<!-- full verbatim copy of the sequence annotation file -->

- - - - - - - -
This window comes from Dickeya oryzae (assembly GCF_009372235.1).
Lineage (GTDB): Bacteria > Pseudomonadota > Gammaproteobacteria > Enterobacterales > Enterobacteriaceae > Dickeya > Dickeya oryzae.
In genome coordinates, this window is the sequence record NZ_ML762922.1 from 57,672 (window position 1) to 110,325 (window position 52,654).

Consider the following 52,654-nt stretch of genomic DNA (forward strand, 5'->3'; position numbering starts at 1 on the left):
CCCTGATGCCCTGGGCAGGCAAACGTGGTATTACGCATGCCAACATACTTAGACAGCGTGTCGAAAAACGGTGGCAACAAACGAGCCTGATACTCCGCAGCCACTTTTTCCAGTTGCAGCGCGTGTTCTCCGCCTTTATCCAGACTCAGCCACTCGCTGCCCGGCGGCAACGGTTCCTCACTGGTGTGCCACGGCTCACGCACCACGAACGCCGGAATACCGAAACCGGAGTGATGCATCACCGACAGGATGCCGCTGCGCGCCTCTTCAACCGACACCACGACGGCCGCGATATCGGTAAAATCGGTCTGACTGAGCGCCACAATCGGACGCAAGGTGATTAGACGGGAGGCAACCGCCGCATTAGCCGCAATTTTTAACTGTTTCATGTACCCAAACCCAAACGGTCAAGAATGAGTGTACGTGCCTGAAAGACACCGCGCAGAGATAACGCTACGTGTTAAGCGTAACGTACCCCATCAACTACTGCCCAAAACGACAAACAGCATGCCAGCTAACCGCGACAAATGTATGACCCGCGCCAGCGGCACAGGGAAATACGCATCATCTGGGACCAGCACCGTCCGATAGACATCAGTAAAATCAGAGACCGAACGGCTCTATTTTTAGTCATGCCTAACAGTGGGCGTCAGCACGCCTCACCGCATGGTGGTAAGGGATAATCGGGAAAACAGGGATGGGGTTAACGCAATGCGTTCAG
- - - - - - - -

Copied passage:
This window comes from Dickeya oryzae (assembly GCF_009372235.1).
Lineage (GTDB): Bacteria > Pseudomonadota > Gammaproteobacteria > Enterobacterales > Enterobacteriaceae > Dickeya > Dickeya oryzae.
In genome coordinates, this window is the sequence record NZ_ML762922.1 from 57,672 (window position 1) to 110,325 (window position 52,654).

Consider the following 52,654-nt stretch of genomic DNA (forward strand, 5'->3'; position numbering starts at 1 on the left):
CCCTGATGCCCTGGGCAGGCAAACGTGGTATTACGCATGCCAACATACTTAGACAGCGTGTCGAAAAACGGTGGCAACAAACGAGCCTGATACTCCGCAGCCACTTTTTCCAGTTGCAGCGCGTGTTCTCCGCCTTTATCCAGACTCAGCCACTCGCTGCCCGGCGGCAACGGTTCCTCACTGGTGTGCCACGGCTCACGCACCACGAACGCCGGAATACCGAAACCGGAGTGATGCATCACCGACAGGATGCCGCTGCGCGCCTCTTCAACCGACACCACGACGGCCGCGATATCGGTAAAATCGGTCTGACTGAGCGCCACAATCGGACGCAAGGTGATTAGACGGGAGGCAACCGCCGCATTAGCCGCAATTTTTAACTGTTTCATGTACCCAAACCCAAACGGTCAAGAATGAGTGTACGTGCCTGAAAGACACCGCGCAGAGATAACGCTACGTGTTAAGCGTAACGTACCCCATCAACTACTGCCCAAAACGACAAACAGCATGCCAGCTAACCGCGACAAATGTATGACCCGCGCCAGCGGCACAGGGAAATACGCATCATCTGGGACCAGCACCGTCCGATAGACATCAGTAAAATCAGAGACCGAACGGCTCTATTTTTAGTCATGCCTAACAGTGGGCGTCAGCACGCCTCACCGCATGGTGGTAAGGGATAATCGGGAAAACAGGGATGGGGTTAACGCAATGCGTTCAG